As search becomes less traditional, it is becoming increasingly important to our world. Yet, when most users think of search, they still imagine the old Google style of a search bar with ten blue links, from an era where platforms used search queries to look for keywords in web pages to select the most relevant destinations.
While traditional search engines were very capable at servicing what we call navigational search, there were always too many pieces of information competing for our attention. Platforms had to search across many pieces of information based on what they know about the user, to prioritise what was shown and when. Consequentially, our definition of a search engine has evolved to keep up.
Modern search engines however are different. They are better at responding to different kinds of searches beyond navigational, particularly informational and transactional searches. An informational search doesn’t respond with a website, but with a fact like “What time does my local Asda close?” or “What does ‘smells like teen spirit’ mean?” Transactional searches don’t respond with websites or information, but actions. “Book a cab” or “Order a pizza” are both perfectly valid requests to make to a search engine. It might respond with links to websites, or into apps, or even maybe with buy buttons.
Now instead of searching for keywords in web pages to present destinations, search engines scan for information and action terms across a multitude of structured data to present a far broader and higher quality set of results. This structured data can come from a wider variety of places and could include everything from data scraped from websites and information from emails, to live weather feeds and sports scores. What all of this means is that more than ever, brands can structure the information they share online in such a way as to help a search engine use it to respond to as wide a variety of user requests as possible.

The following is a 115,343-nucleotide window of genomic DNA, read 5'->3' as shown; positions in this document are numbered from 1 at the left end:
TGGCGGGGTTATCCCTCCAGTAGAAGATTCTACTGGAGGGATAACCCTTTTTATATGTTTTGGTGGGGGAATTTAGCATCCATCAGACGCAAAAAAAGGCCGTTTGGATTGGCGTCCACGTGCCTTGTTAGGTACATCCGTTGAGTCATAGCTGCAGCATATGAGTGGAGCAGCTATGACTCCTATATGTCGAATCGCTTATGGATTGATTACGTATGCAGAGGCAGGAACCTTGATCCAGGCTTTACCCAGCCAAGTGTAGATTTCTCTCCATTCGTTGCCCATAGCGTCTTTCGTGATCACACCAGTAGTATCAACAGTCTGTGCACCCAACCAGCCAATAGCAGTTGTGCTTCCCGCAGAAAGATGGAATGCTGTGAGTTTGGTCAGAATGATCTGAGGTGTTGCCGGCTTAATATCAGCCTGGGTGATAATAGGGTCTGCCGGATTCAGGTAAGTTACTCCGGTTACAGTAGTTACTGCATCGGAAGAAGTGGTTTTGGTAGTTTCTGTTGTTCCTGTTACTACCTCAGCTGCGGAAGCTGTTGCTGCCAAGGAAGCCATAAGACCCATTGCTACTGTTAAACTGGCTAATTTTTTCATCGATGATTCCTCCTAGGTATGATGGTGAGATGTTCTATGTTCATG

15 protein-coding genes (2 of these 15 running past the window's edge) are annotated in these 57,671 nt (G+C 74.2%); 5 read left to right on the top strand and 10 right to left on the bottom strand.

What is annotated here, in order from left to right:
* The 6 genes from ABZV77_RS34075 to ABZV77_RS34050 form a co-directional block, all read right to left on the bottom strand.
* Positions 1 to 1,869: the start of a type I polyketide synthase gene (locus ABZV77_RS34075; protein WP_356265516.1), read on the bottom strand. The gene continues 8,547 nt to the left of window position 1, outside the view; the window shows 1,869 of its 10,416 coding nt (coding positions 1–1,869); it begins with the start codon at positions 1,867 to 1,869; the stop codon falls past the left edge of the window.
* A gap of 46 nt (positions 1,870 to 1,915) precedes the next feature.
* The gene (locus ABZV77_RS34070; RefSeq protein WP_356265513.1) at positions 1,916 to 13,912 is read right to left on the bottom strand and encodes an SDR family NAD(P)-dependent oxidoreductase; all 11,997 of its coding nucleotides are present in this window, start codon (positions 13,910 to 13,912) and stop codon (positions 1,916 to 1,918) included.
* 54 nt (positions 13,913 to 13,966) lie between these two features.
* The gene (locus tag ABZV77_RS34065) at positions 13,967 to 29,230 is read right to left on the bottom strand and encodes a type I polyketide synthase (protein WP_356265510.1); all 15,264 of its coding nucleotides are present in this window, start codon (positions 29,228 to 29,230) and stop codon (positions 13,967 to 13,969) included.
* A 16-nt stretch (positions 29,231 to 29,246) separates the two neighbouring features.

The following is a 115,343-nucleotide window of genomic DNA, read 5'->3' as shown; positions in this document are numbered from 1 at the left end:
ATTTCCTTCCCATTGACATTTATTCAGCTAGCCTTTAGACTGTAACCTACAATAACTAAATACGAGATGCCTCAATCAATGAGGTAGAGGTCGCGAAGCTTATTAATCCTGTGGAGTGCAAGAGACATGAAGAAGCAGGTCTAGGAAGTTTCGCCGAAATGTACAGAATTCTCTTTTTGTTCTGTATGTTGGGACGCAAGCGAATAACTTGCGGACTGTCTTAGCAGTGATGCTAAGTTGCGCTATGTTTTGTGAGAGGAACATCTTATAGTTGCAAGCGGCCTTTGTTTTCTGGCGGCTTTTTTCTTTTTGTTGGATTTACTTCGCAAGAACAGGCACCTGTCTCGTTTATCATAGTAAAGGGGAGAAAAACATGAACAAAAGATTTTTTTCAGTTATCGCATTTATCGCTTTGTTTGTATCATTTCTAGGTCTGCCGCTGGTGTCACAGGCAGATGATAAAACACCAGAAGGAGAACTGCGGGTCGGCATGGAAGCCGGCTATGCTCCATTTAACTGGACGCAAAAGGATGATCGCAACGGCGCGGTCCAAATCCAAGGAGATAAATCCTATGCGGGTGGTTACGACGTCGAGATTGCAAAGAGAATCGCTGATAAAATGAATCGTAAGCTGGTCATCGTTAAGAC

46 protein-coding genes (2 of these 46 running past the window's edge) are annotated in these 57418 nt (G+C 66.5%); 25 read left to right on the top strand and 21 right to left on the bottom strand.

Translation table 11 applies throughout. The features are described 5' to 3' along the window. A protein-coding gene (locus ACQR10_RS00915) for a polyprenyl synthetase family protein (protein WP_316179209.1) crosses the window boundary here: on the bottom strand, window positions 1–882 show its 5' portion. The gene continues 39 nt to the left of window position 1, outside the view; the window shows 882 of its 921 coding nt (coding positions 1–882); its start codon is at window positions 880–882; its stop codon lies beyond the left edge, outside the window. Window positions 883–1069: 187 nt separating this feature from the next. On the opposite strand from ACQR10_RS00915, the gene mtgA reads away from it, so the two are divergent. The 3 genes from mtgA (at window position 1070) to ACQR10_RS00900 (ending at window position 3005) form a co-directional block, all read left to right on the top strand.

Google Now is a great example of keywordless search. Instead of waiting for a user’s explicit request for destinations, information or actions, the platform scans a user’s data (location, time of day, search history, browsing history, etc) to search for matching information from across the structured data it has available.
This new model extends far beyond the companies that users would normally associate with search. Facebook, Twitter, and indeed most if not all of the major platforms today each utilise location based data in some form to target their content to users based on their search history. Content across these platforms increasingly includes links to websites, relevant content and information from outside sources. With so many items competing for a user’s attention, these platforms have to evaluate context to prioritise what to show and when. Just like a search engine.
In fact, it is arguable that all programmatically bought digital media today fits our modern definition of a search engine. To match a user’s context against the structured data available, to present the best possible result at the right time, with the information that adds the most value. What brands need to focus on is how these ad platforms use data to define the criteria for targeting when and where an ad should show. The stronger the data and the higher the quality of the content, then the easier it is to get the right information in front of the right user at the right time.
Marketers and brands alike need to ensure that they are thinking about media the right way when planning any digital campaign. When a user sees an ad, it is because a search has been done. It is therefore incumbent upon us as marketers to make sure we are providing search engines with the best possible data to work from, so that they know when and where to display a brand’s ads. With so many messages competing for consumer attention, brands can only get traction with the right people in the right context.